Shorten’s shift to the left had another consequence. It alarmed breakaways on the right voting for Pauline Hanson and Clive Palmer into a stronger preference flow to the Coalition. With Palmer campaigning against Labor, it produced an unusual degree of anti-Labor unity on the right.
In retrospect, everything looks obvious. It always does. Labor made three errors. First, it confused Coalition disunity with endorsement of Labor’s agenda. Shorten operated against a winning backdrop – chronic divisions within the Coalition for more than two years. Labor sat on an average Newpoll 53-47 per cent victory margin during this time.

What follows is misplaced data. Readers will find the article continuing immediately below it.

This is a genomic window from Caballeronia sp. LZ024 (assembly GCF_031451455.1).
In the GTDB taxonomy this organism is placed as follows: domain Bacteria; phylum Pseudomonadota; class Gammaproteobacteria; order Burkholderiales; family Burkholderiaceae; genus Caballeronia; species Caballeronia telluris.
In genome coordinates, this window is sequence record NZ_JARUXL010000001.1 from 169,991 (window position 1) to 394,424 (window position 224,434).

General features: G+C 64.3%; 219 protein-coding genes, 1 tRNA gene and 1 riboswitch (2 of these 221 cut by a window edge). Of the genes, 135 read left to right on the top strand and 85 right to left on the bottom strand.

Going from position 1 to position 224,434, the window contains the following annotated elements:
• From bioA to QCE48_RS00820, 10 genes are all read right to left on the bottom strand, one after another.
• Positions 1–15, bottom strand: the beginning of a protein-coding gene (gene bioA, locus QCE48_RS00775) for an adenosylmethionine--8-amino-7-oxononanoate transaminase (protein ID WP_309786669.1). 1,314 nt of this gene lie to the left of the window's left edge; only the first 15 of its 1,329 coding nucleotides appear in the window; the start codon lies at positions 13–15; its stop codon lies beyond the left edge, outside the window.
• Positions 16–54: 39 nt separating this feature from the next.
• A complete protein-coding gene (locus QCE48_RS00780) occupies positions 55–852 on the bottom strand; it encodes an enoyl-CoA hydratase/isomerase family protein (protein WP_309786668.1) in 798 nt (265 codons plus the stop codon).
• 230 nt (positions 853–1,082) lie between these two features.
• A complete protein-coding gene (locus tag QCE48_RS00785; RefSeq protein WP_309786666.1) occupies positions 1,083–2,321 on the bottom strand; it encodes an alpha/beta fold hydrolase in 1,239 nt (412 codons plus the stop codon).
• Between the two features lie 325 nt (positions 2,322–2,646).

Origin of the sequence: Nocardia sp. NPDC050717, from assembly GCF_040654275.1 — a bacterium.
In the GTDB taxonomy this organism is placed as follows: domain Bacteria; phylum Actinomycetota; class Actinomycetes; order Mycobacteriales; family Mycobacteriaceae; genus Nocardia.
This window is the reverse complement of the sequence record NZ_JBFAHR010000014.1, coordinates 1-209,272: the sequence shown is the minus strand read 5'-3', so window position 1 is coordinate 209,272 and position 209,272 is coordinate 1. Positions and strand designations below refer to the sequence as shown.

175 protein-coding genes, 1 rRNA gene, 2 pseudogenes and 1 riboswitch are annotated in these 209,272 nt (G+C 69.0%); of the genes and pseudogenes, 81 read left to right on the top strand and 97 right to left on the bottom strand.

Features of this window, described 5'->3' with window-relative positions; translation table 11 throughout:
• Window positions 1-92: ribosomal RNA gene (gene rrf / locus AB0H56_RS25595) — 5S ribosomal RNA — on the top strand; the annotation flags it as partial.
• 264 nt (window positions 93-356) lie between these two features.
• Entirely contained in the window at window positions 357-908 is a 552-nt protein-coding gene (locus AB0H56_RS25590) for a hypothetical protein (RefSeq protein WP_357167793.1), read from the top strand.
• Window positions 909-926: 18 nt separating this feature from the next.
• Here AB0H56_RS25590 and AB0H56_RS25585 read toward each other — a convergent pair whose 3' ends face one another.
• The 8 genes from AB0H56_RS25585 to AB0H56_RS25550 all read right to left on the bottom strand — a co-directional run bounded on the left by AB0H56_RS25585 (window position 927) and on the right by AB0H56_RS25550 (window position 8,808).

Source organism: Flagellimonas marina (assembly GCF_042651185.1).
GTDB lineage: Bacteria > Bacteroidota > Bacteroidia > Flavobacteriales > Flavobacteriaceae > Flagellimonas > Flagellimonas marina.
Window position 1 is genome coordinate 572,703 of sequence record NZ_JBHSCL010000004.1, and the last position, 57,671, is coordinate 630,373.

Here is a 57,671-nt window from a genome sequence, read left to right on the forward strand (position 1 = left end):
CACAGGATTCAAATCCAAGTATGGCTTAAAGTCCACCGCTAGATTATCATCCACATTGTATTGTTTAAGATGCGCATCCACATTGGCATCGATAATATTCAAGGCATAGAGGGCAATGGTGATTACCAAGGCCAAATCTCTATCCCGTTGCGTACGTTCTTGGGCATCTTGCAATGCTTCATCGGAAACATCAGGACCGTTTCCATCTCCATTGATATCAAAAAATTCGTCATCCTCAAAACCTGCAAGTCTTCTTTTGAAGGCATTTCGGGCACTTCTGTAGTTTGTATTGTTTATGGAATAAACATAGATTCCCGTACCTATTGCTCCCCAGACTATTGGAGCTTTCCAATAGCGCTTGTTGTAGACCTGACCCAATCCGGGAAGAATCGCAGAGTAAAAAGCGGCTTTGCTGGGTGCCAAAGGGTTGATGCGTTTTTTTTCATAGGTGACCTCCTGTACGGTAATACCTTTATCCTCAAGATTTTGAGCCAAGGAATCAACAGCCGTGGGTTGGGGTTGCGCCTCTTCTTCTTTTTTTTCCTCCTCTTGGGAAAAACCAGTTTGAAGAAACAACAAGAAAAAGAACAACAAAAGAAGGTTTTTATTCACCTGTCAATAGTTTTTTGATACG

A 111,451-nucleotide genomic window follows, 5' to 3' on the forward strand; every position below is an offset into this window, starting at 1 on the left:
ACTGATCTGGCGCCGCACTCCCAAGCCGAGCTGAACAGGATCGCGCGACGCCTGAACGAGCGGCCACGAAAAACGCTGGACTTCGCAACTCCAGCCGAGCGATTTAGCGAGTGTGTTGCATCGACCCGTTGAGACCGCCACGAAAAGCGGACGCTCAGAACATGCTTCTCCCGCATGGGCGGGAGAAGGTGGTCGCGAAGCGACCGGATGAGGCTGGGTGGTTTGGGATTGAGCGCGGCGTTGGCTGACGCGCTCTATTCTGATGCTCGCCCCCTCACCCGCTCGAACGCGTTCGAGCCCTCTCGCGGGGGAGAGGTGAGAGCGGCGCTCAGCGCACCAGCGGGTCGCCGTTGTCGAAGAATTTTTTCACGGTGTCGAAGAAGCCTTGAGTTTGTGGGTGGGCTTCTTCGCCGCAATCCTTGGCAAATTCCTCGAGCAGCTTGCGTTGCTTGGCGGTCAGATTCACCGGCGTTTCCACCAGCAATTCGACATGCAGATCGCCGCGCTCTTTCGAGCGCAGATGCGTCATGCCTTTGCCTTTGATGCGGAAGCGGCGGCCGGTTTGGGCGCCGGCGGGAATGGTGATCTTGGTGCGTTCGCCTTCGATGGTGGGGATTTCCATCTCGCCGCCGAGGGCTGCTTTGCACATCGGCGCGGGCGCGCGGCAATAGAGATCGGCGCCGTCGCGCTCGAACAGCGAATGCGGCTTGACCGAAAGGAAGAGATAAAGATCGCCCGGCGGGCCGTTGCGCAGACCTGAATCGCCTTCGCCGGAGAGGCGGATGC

The fundamental event, therefore, was the Morrison emergence and performance.
Put under pressure Labor’s second mistake was exposed – it had overreached. It had gone too far. It had become intoxicated with the nation’s shift to a more “progressive” position.
In retrospect, Labor’s policies look astonishing. Australians want better services and will consider higher taxes. But Labor offered an assault on the asset class and that includes households across much of the income range. It unnerved people. Labor was viewed as asset-hostile. Analysis by Ian McAllister and Toni Makkai from the Australian National University shows that in post-industrial society the “ownership of assets”, not occupation, is a major influence on the vote.